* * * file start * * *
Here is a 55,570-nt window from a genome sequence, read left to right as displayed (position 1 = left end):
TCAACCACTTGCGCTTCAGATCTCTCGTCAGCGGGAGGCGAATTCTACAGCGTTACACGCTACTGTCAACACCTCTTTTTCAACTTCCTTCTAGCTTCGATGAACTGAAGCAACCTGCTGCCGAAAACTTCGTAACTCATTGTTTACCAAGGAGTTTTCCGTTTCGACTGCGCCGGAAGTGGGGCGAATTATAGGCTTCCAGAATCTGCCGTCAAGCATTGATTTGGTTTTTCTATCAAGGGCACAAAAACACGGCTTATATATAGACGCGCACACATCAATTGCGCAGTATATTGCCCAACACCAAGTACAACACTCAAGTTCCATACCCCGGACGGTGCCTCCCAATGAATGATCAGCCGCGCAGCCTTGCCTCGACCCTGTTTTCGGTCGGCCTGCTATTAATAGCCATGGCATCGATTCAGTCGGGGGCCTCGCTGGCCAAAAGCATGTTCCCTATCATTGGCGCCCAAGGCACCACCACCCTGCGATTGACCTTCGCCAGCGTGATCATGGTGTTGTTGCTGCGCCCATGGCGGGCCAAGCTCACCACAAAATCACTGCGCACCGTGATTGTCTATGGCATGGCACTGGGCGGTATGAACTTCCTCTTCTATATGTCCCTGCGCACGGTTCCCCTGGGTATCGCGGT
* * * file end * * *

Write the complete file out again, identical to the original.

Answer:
Here is a 55,570-nt window from a genome sequence, read left to right as displayed (position 1 = left end):
TCAACCACTTGCGCTTCAGATCTCTCGTCAGCGGGAGGCGAATTCTACAGCGTTACACGCTACTGTCAACACCTCTTTTTCAACTTCCTTCTAGCTTCGATGAACTGAAGCAACCTGCTGCCGAAAACTTCGTAACTCATTGTTTACCAAGGAGTTTTCCGTTTCGACTGCGCCGGAAGTGGGGCGAATTATAGGCTTCCAGAATCTGCCGTCAAGCATTGATTTGGTTTTTCTATCAAGGGCACAAAAACACGGCTTATATATAGACGCGCACACATCAATTGCGCAGTATATTGCCCAACACCAAGTACAACACTCAAGTTCCATACCCCGGACGGTGCCTCCCAATGAATGATCAGCCGCGCAGCCTTGCCTCGACCCTGTTTTCGGTCGGCCTGCTATTAATAGCCATGGCATCGATTCAGTCGGGGGCCTCGCTGGCCAAAAGCATGTTCCCTATCATTGGCGCCCAAGGCACCACCACCCTGCGATTGACCTTCGCCAGCGTGATCATGGTGTTGTTGCTGCGCCCATGGCGGGCCAAGCTCACCACAAAATCACTGCGCACCGTGATTGTCTATGGCATGGCACTGGGCGGTATGAACTTCCTCTTCTATATGTCCCTGCGCACGGTTCCCCTGGGTATCGCGGT